We obtained a well-resolved ensemble (2.3 ± 0.6 Å average backbone RMSD (root-mean square deviation) for teixobactin) that shows an antiparallel teixobactin β-sheet that could elongate into fibrils (Fig. 4a and Extended Data Fig. 9a), in agreement with the HS-AFM data. The β-sheet is out of register, creating the space to accommodate lipid II between the termini of the neighbouring β-strands. The hydrophilic (Ser3, Gln4 and Ser7) and hydrophobic (Phe1, Ile2, Ile5 and Ile6) residues of teixobactin are sharply divided above and below the β-sheet, respectively (Fig. 4c), which firmly anchors the complex in the membrane and stabilizes the β-sheet by intermolecular hydrogen bonds (Extended Data Fig. 9b). This separation is enabled by the defined sequence of d-amino and l-amino acids in teixobactin, explaining why changing this sequence drastically curbs the activity15,18.

Fig. 4: Teixobactin–membrane interaction.
figure 4

a, High-resolution ssNMR structure of the teixobactin–lipid II complex. b, Zoomed in view of the complex interface. The backbone amino-protons of the depsi-cycle of teixobactin, the End10 sidechain and the N terminus of an adjacent teixobactin coordinate the lipid II PPi group. In addition, End10 interacts with the MurNAc sugar via hydrogen bonds. Blue spheres represent backbone nitrogens; numbers indicate the residue numbers. c, Membrane topology: lipophilic and hydrophilic residues are sharply separated. d, Oligomerization enhances complex stability: molecular dynamics simulations show that inner lipid II molecules (red) are more stably bound than outer molecules (purple). The plot shows the distance between the centre of mass of the PPi group and the centre of mass of amino-protons of the depsi-cycle averaged over the last 200 ns of two molecular dynamics simulations. Source data are provided as a Source Data file. e, Upon lipid II-induced oligomerization, the hydrophobic side of teixobactin faces the membrane surface, which displaces the polar lipid headgroups and concentrates non-lamellar lipid II tails, causing membrane distortions. f,g, Membrane thickness obtained from molecular dynamics simulations, averaged over the last 50 ns. The membrane is thinner at the site of the complex. The red and blue colours show membrane thickness minima and maxima, respectively. h, Bacterial assays with Staphylococcus simulans were used to study membrane depolarization (DiSC; upper panel) and membrane damage (Sytox; lower panel) caused by teixobactin, nisin, plectasin, vancomycin and sans antibiotic. Arrows indicate the addition of antibiotics. Source data are provided as a Source Data file.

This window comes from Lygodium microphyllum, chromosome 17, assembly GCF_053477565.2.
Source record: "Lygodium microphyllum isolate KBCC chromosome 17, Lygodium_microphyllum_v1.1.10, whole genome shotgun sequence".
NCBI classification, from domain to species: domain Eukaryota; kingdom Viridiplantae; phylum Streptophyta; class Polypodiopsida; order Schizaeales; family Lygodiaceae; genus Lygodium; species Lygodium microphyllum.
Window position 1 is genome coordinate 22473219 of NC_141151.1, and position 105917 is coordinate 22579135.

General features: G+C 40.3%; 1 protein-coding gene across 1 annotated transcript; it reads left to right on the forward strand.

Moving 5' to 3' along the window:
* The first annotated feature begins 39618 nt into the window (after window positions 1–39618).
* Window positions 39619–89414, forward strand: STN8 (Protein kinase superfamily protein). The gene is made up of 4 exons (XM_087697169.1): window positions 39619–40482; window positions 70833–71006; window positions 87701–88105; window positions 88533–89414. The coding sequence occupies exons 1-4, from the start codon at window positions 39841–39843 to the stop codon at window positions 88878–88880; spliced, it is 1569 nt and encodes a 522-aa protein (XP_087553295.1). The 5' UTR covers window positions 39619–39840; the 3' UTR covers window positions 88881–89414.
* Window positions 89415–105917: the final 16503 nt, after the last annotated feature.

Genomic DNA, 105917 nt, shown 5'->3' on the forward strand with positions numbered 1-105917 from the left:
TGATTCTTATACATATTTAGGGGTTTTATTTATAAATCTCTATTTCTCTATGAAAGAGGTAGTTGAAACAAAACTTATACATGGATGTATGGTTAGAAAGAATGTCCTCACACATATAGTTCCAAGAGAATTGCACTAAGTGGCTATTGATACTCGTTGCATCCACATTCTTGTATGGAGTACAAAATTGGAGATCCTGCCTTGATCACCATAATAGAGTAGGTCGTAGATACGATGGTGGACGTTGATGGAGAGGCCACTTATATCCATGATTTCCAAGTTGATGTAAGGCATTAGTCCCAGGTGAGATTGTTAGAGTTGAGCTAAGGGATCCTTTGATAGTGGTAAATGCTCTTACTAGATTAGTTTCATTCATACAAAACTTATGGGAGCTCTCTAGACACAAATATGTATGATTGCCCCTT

Source data

The interface between teixobactin and the PPi–MurNAc group of lipid II is well defined. In the oligomeric complex, PPi is tightly coordinated by the amino-protons of the depsi-cycle of teixobactin and the cationic N terminus of the neighbouring teixobactin strand. This dual coordination of lipid II by adjacent teixobactin molecules improves the stability of the interface (Fig. 4b), explaining the functional importance of the cationic N terminus20,21. The complex shows a specific teixobactin–MurNAc interaction that is governed by End10, in agreement with our ssNMR and isothermal titration calorimetry data. At the interface, End10 is poised to form hydrogen bonds with the C6-OH group of MurNAc in immediate proximity, which agrees with the short-distance ssNMR contacts that we observed between End10Cζ–MurNAcC6 and End10Cζ–MurNAcC5 (Extended Data Fig. 9c). Moreover, the cationic End10 is close to the anionic PPi, causing favourable electrostatics. The void between the β-strands is closed by the acetyl group of MurNAc, which engages in hydrophobic interactions with the methyl group of Phe1, corroborated by ssNMR contacts of the methyl group to MurNAcC1 and MurNAcC3. Neither GlcNAc nor the pentapeptide of lipid II is directly engaged in any interactions with natural teixobactin. Notably, GlcNAc consistently points downwards in the complex structure (Fig. 4a), suggesting that it interacts with the membrane headgroup region.

Together, these data show that natural teixobactin tightly and specifically binds to the invariable PPi–MurNAc part that is present in several cognate cell wall precursors such as lipid I, lipid II or lipid III (precursor of wall teichoic acid), whereas it shuns the pentapeptide that varies across bacterial strains32. Therefore, natural teixobactin maximizes its target spectrum while minimizing the likelihood of resistance development. Notably, the specific interface between natural teixobactin and PPi–MurNAc contrasts with the fuzzy interface of R4L10-teixobactin, where the hydrophobic residues of the depsi-cycle do not favourably interact with MurNAc.

A hydrophobic wedge splays the membrane

We next probed the stability of the complex structure with molecular dynamics simulations. From simulations, we also thought to gauge how the complex interacts with the membrane. We equilibrated the complex in a hydrated DOPC membrane and then freely evolved the system over 260 ns. The complex remained stable over the entire simulation, which vouches for the quality of the ssNMR structure. The simulation demonstrates the importance of oligomer formation for a stable teixobactin–lipid II interaction. The inner lipid II molecules, which are dual-coordinated by adjacent teixobactin molecules, were more tightly bound than the outer lipid II molecules, which are only mono-coordinated by one teixobactin (Fig. 4d). This behaviour was confirmed in another molecular dynamics simulation of equal duration.